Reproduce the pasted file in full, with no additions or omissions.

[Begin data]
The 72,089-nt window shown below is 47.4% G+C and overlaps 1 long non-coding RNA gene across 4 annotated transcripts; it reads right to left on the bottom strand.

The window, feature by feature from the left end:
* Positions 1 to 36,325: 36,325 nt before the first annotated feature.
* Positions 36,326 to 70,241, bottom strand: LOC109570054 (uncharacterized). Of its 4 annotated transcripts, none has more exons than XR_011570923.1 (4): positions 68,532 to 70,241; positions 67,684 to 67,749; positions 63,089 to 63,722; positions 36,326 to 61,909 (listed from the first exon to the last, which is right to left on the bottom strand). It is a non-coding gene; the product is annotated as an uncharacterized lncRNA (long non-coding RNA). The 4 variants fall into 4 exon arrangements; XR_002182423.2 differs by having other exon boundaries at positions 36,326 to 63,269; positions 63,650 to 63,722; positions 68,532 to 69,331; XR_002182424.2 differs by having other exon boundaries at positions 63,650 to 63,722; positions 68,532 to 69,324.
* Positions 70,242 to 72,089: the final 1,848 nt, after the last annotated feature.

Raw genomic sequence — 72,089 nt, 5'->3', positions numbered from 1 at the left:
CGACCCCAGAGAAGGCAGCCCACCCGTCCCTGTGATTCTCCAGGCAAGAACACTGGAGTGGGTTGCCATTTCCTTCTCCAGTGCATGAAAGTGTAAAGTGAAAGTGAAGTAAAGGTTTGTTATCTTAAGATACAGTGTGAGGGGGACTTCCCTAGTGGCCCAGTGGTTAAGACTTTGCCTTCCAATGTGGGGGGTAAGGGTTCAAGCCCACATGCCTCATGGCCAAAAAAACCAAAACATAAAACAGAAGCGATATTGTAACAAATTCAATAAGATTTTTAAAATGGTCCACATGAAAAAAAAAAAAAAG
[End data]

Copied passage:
The 72,089-nt window shown below is 47.4% G+C and overlaps 1 long non-coding RNA gene across 4 annotated transcripts; it reads right to left on the bottom strand.

The window, feature by feature from the left end:
* Positions 1 to 36,325: 36,325 nt before the first annotated feature.
* Positions 36,326 to 70,241, bottom strand: LOC109570054 (uncharacterized). Of its 4 annotated transcripts, none has more exons than XR_011570923.1 (4): positions 68,532 to 70,241; positions 67,684 to 67,749; positions 63,089 to 63,722; positions 36,326 to 61,909 (listed from the first exon to the last, which is right to left on the bottom strand). It is a non-coding gene; the product is annotated as an uncharacterized lncRNA (long non-coding RNA). The 4 variants fall into 4 exon arrangements; XR_002182423.2 differs by having other exon boundaries at positions 36,326 to 63,269; positions 63,650 to 63,722; positions 68,532 to 69,331; XR_002182424.2 differs by having other exon boundaries at positions 63,650 to 63,722; positions 68,532 to 69,324.
* Positions 70,242 to 72,089: the final 1,848 nt, after the last annotated feature.

Raw genomic sequence — 72,089 nt, 5'->3', positions numbered from 1 at the left:
CGACCCCAGAGAAGGCAGCCCACCCGTCCCTGTGATTCTCCAGGCAAGAACACTGGAGTGGGTTGCCATTTCCTTCTCCAGTGCATGAAAGTGTAAAGTGAAAGTGAAGTAAAGGTTTGTTATCTTAAGATACAGTGTGAGGGGGACTTCCCTAGTGGCCCAGTGGTTAAGACTTTGCCTTCCAATGTGGGGGGTAAGGGTTCAAGCCCACATGCCTCATGGCCAAAAAAACCAAAACATAAAACAGAAGCGATATTGTAACAAATTCAATAAGATTTTTAAAATGGTCCACATGAAAAAAAAAAAAAAG